Read the Original Article at http://www.informationweek.com/news/showArticle.jhtml?articleID=232900697
Amazon's introduction of the sub-$200 Kindle Fire Android tablet last fall set the market abuzz with speculation that the iPad might finally have some serious competition. But the tech pundits, us included, were quick to point out that the loss-leader Kindle Fire, with its highly-customized Android platform, was intended merely to promote sales of Amazon's online ebooks, music, videos, and Android apps. As BYTE's own Larry Seltzer concluded in his unboxing video, "this is almost certainly not a good business device. [It is] meant for the consumer market and... is locked out of general Android apps."
Being an incorrigible fandroid, I couldn't shake the nagging sense that I needed to get my hands on a Kindle Fire and see what I could make it do. When I learned that Amazon was unloading refurbished Kindle Fires for as little as $169 with free shipping, I leaped at the opportunity to snap one up and give it a whirl.
Thanks to a wealth of useful information at the popular XDA Developers Forum, some excellent free Android tools and apps, and a bit of perseverance, it wasn't long before my Kindle Fire had blossomed into a real Android tablet--able to do much more than what Amazon had planned for it.
Fortunately, there's an easy-to-use Kindle Fire rooting tool--the Kindle Fire Utility (KFU)--for Windows. KFU includes the requisite drivers, apps, and command scripts for rooting the Kindle Fire and getting Google's Android services and apps running on it.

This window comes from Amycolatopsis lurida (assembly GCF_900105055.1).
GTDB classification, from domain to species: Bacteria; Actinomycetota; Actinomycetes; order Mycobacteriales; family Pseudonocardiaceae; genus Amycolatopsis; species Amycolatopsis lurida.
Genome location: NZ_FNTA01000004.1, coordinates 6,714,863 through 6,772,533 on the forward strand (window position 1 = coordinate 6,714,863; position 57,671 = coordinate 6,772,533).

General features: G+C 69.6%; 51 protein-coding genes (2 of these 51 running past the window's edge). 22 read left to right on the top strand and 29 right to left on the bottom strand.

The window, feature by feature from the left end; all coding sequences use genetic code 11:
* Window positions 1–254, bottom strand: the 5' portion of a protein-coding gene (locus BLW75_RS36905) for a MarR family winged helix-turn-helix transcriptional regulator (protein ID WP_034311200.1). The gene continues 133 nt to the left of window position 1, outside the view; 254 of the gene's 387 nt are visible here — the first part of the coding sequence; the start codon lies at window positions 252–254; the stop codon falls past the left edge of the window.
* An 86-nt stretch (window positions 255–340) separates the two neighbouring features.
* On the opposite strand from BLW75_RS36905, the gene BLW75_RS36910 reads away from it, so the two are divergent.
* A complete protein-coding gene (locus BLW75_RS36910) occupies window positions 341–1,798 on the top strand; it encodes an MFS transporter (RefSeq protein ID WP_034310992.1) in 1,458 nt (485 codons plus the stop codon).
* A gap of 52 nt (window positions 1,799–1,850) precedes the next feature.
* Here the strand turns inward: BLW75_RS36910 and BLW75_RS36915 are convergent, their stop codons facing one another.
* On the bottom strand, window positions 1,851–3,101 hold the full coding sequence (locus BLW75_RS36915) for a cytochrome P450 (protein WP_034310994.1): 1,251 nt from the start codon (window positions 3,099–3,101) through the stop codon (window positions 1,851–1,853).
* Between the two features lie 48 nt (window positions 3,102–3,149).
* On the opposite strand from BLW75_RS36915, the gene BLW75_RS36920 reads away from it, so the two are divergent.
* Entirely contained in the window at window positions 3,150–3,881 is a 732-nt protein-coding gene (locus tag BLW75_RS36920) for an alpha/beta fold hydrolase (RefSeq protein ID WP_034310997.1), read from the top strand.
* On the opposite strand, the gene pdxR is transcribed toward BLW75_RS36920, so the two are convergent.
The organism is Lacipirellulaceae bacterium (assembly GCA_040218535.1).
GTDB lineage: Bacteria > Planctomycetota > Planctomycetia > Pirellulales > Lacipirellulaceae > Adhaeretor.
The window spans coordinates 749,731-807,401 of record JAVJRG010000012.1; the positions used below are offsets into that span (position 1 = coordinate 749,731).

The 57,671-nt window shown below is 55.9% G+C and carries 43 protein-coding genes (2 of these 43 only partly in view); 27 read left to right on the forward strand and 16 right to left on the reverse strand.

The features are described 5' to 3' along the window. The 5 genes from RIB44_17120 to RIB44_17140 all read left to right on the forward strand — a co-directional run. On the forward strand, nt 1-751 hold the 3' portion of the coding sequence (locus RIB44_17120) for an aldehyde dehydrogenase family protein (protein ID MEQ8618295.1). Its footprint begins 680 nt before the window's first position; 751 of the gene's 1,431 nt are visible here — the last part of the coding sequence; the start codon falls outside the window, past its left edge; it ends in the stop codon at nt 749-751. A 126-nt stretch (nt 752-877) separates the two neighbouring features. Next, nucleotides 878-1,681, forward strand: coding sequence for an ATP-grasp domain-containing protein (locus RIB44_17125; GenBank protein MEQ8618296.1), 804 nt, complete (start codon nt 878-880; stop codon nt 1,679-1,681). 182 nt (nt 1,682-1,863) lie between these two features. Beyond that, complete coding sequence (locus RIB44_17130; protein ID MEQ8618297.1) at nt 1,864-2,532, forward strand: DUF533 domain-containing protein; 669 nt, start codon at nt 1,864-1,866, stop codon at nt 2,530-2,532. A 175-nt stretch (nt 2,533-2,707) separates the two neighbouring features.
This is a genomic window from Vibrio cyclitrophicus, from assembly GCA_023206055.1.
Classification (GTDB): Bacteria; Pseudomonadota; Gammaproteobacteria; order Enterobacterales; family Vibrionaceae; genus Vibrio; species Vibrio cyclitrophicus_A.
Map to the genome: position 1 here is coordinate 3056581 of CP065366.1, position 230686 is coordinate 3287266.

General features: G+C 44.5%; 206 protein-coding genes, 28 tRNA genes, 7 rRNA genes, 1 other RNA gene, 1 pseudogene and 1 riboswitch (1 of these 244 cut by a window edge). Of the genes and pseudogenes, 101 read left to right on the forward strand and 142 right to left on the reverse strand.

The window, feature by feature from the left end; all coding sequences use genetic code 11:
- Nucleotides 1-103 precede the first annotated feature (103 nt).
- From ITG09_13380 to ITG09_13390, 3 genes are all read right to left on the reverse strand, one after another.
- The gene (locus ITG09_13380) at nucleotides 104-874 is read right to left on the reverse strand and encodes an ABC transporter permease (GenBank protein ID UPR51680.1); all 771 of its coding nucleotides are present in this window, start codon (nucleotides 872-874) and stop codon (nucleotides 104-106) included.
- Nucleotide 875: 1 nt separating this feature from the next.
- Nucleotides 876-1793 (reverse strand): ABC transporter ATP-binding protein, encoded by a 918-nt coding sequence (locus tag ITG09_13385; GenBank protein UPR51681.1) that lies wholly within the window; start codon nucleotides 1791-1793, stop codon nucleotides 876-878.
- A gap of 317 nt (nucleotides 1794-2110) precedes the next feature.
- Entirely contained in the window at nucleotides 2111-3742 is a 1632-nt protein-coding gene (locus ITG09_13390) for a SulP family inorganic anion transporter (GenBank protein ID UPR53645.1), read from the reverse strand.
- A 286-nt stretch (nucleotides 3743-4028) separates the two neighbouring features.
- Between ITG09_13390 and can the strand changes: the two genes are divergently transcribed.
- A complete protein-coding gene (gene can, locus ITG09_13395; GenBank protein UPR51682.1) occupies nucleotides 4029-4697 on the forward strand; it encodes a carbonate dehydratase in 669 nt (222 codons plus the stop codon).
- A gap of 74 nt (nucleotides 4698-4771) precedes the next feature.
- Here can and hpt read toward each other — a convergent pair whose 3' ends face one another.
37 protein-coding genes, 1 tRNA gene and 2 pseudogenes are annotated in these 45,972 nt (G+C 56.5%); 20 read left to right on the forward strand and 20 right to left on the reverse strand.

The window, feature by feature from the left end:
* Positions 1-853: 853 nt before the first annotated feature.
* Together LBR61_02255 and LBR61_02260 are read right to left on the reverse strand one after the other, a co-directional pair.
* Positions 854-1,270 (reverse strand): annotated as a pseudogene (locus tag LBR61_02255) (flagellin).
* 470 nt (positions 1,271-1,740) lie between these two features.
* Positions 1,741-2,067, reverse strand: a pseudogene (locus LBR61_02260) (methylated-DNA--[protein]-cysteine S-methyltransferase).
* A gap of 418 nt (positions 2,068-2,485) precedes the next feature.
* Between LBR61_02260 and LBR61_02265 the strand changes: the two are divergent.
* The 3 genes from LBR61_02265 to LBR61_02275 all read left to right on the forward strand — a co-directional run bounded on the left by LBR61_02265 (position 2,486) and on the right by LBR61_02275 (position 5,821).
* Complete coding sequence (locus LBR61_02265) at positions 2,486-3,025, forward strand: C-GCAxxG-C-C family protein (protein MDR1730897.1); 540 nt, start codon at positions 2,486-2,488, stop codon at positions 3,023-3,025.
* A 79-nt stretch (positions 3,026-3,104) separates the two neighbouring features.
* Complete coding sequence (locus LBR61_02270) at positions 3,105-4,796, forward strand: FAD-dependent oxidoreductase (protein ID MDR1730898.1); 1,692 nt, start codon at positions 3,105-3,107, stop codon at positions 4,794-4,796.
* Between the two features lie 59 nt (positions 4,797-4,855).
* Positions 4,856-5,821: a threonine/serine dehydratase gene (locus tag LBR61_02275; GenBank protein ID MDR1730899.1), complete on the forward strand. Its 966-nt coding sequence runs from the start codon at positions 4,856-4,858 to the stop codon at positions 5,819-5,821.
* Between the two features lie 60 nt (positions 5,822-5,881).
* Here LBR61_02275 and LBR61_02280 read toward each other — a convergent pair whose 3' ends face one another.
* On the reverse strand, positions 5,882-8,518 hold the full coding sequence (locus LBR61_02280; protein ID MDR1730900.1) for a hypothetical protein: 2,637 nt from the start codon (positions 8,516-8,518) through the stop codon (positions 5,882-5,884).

For more on rooting the Kindle Fire by author Rick Lehrbaum, go here.
Rick also has a screenshot tour of rooting the Kindle Fire. Click here to see it.
The screenshot below shows the KFU's main menu, which provides options for rooting the Kindle Fire, substituting the "FIREFIREFIRE" boot loader for the standard one, adding the TWRP recovery tool, and installing Google's core Android services and apps.
Once KFU's tasks were completed, the device rebooted without incident. Now, its touchscreen displayed the FIREFIREFIRE boot loader's yellow logo (see image at right) during the boot-up process.
At this point, it was time to sign into Google's Android Services, visit Google's Android apps market, and start installing my favorite utilities and apps onto the Kindle Fire. The side-by-side screenshots below show the first two steps of that process.
The next step was to lose the Kindle Fire's bookshelf-style home screen and replace it with a more traditional Android home screen. This called for installing Go Launcher EX along with my favorite NASA nebula wallpaper.
These steps resulted in the transformation shown in the three side-by-side screenshots below.
I was nearly done. I like to organize all my apps and bookmarks within folders, which makes it quicker and easier to perform a desired function without having to page through numerous home screens. So, my next step was to install and configure the highly flexible Android Folder Organizer app.